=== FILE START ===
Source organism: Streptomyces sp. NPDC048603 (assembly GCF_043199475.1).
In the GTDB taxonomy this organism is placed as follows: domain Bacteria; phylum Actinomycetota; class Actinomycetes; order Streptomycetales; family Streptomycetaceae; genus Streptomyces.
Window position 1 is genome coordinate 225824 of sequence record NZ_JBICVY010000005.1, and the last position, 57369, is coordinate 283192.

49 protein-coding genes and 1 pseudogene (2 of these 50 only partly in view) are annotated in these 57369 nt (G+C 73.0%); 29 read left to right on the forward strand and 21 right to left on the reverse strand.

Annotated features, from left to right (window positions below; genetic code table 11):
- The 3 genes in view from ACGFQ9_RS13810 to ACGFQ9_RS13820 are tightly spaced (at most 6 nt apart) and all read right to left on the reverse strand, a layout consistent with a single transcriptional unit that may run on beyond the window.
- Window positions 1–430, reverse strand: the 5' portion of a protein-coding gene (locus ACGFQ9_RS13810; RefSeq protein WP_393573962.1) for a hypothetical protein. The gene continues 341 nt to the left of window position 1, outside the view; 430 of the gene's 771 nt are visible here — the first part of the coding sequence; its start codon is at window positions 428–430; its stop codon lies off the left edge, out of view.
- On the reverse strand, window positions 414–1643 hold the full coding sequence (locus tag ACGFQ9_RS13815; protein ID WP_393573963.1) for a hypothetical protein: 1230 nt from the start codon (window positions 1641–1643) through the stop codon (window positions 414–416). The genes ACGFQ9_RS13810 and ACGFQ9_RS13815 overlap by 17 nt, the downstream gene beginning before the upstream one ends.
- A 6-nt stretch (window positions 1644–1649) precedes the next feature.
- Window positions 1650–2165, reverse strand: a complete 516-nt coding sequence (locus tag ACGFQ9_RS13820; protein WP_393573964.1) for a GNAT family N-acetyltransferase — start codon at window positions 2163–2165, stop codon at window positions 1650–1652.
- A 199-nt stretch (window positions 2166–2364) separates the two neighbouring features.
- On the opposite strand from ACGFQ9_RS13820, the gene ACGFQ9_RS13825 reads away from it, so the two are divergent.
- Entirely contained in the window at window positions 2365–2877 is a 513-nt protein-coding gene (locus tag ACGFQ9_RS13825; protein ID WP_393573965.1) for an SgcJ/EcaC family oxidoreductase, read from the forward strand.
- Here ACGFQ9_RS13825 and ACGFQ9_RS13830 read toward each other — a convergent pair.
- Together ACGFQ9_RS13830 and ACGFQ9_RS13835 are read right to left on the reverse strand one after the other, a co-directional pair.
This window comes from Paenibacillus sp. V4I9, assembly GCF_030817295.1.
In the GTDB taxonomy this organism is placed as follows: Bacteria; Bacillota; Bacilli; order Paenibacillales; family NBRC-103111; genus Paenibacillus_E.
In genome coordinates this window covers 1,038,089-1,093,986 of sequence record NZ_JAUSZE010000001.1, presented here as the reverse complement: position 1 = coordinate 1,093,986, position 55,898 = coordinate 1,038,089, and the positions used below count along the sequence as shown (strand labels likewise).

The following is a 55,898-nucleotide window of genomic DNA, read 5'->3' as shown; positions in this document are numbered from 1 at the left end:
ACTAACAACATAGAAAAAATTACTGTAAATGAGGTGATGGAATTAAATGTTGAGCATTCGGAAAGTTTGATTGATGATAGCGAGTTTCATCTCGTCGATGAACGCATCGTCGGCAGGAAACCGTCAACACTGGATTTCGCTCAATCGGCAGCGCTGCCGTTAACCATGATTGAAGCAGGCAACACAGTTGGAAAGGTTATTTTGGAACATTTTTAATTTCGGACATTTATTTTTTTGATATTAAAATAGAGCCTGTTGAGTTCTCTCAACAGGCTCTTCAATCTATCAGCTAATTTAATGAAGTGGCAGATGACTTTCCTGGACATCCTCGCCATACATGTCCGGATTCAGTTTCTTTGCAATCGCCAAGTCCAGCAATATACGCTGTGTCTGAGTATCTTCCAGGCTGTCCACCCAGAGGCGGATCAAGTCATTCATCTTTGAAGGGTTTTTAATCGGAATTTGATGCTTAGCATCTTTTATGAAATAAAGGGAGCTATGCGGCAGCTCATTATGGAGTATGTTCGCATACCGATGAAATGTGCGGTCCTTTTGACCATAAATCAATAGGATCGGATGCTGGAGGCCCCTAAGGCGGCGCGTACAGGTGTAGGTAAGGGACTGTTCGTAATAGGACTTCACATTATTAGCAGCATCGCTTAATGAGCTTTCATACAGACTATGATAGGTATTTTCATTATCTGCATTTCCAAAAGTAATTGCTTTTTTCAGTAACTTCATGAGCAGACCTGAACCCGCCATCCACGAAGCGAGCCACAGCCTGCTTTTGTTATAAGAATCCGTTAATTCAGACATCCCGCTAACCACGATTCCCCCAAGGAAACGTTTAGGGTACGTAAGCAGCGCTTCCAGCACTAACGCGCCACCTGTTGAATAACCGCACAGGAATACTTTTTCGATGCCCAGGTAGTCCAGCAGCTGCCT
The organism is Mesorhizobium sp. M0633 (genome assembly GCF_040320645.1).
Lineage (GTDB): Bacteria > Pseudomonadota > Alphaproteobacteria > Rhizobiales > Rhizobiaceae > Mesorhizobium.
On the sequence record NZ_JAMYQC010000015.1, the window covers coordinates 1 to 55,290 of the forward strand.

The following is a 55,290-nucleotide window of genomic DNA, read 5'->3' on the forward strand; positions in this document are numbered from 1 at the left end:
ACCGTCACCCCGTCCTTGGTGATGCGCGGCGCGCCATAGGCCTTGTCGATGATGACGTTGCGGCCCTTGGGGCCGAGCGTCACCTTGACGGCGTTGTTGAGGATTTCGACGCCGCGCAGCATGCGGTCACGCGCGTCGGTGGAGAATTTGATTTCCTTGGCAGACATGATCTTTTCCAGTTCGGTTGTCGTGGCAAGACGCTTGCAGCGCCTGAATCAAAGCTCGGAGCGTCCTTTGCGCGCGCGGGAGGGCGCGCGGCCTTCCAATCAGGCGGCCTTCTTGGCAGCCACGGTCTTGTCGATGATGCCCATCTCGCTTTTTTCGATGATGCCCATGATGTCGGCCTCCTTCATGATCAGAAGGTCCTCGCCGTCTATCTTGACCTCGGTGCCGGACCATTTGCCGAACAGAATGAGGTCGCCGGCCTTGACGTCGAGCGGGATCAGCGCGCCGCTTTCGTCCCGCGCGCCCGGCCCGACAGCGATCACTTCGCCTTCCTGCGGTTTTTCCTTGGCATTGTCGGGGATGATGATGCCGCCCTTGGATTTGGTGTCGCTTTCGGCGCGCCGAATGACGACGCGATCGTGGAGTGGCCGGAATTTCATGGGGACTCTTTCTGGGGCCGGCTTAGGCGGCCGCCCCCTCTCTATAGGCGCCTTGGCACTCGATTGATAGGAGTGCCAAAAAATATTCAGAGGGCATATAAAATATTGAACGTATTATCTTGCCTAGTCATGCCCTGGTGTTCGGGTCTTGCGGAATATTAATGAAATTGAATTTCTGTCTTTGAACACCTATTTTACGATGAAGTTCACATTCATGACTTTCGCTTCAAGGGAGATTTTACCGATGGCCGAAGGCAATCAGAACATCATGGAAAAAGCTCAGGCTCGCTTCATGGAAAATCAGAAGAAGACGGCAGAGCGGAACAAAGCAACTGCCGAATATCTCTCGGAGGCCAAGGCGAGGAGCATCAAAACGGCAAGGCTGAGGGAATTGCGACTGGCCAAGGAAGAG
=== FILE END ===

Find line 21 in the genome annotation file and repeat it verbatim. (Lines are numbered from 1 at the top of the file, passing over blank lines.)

The organism is Mesorhizobium sp. M0633 (genome assembly GCF_040320645.1).